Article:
The safest way to ensure both you and your employee are protected is to try and work together towards an amicable agreement. You should also take care to put your verbal agreement in writing and have the employee sign as an acknowledgment that they received the agreement in writing.
It’s always best to try and work together to reach a solution that works for the entire team, rather than engage in a dispute. Of course, this is also a case-by-case issue, and different employees may need to be handled differently.
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If your high-risk employee is a valued member of your team and has provided excellent service to your optometry patients and other employees, then you should work to help that employee find the appropriate solution.
You can make concessions, like allowing them to do paperwork after the clinic is closed, so they do not come in contact with patients, or you may allow them to work a reduced schedule.
If you have an employee who needs accommodations like reduced hours, but it's affecting your optometry practice's business, can you successfully run your practice without them? Would you need to hire a temporary replacement? The answer is: It depends on the situation. Each case is unique, with different variables at play, and in most cases, letting go of a high-risk employee is risky, so be sure to contact HR for Health before you do anything. Dismissing a high-risk employee can lead to legal consequences for you. We can help you make sure you're respecting the entire body of law, so you don't compromise your practice — or your career.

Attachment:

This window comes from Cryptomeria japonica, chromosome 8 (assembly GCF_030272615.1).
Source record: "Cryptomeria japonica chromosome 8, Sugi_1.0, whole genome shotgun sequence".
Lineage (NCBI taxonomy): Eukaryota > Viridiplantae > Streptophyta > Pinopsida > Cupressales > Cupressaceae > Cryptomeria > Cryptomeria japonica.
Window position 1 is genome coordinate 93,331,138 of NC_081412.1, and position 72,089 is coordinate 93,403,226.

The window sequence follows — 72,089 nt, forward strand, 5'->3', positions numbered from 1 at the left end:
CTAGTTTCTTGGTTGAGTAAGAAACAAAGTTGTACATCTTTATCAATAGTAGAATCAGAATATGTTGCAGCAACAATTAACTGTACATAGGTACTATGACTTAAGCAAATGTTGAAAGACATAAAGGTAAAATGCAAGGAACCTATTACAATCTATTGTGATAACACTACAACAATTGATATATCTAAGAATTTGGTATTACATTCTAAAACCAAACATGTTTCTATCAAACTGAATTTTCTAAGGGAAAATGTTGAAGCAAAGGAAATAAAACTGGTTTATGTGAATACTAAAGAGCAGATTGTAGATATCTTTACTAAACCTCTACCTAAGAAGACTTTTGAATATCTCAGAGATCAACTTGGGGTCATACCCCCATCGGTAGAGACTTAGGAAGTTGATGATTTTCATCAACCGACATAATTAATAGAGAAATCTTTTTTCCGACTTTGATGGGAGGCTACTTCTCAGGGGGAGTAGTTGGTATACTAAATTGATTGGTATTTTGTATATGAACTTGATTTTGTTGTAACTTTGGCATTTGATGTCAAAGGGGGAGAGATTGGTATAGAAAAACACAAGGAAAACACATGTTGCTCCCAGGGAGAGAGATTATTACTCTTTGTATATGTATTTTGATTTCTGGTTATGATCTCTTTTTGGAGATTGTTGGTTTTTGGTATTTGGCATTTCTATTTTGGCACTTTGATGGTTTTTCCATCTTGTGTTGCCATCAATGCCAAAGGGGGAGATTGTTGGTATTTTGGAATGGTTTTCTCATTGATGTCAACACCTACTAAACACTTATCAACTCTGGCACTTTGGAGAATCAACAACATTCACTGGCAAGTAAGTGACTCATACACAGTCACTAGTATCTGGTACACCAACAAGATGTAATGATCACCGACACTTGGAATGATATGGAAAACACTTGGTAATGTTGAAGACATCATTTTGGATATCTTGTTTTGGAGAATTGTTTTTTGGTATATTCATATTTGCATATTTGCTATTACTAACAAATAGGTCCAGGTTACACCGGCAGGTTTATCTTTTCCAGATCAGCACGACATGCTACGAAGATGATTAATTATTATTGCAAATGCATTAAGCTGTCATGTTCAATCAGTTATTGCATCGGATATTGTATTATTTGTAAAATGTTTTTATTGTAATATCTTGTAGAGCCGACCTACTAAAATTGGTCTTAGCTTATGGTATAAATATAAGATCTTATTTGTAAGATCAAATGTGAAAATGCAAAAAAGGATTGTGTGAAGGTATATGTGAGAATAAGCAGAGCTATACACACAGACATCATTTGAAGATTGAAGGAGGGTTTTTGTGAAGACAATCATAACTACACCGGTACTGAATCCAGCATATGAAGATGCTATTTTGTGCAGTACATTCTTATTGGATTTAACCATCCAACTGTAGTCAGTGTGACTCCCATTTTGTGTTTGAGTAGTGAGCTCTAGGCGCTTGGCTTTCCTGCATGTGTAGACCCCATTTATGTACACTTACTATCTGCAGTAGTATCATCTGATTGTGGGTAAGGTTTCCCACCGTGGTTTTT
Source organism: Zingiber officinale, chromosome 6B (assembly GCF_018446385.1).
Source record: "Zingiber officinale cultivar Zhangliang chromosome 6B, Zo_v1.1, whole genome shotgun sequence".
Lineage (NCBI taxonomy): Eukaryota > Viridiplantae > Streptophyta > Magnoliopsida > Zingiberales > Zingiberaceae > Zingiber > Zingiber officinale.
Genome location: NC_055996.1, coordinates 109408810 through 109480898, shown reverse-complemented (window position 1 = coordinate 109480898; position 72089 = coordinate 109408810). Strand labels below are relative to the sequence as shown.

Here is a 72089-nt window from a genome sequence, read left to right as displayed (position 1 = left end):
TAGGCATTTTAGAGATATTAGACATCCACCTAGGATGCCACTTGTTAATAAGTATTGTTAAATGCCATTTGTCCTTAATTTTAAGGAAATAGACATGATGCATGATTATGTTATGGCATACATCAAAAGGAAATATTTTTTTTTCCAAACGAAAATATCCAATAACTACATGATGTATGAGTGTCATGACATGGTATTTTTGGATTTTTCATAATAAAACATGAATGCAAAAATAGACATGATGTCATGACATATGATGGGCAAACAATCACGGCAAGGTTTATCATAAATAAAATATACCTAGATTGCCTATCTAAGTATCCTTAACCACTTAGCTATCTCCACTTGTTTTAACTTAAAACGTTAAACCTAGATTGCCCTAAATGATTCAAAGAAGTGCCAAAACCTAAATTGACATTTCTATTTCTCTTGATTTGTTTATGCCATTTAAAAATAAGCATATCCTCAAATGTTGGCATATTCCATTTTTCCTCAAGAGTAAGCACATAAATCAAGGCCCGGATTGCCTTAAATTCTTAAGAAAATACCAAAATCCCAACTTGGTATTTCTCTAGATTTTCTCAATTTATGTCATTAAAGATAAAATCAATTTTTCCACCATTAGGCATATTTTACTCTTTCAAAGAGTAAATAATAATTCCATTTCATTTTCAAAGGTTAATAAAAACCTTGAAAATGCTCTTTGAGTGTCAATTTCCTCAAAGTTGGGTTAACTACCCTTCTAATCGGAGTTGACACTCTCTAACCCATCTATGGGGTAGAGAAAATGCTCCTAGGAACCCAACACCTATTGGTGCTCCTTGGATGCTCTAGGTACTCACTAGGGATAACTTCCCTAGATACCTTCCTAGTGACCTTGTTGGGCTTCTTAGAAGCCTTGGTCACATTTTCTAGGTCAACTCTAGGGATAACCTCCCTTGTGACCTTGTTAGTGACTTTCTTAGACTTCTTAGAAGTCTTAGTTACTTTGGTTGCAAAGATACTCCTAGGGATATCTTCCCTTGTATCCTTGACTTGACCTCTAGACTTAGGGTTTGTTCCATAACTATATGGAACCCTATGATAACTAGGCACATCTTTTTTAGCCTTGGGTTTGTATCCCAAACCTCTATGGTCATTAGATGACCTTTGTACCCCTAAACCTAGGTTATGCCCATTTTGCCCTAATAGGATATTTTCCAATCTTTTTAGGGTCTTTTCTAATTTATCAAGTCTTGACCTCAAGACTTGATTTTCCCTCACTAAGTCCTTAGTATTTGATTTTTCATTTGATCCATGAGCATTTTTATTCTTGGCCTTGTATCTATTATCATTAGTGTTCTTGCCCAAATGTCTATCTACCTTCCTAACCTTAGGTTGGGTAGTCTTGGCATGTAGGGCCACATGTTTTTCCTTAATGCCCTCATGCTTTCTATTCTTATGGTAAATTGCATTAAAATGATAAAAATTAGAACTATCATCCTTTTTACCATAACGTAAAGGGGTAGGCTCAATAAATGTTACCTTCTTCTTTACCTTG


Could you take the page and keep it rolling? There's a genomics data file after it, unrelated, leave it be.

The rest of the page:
Invest in HR Help
Managing your optometry clinic is difficult enough, especially during these challenging times. Handling HR yourself can be overwhelming — but with HR for Health’s automated, cloud-based features, we make it possible.
HR for Health automatically tracks leave of absence, including days out. Our software and team of expert advisors will also help you design a customized employee handbook — including attention to compliance with accommodation and state/federal laws. These are just two of the many features and benefits HR for Health provides to help scale your practice and insulate it from costly litigation.
Call g HR for Health today or book an appointment with us online. We’ll help you understand your rights and obligations as the owner of a private practice.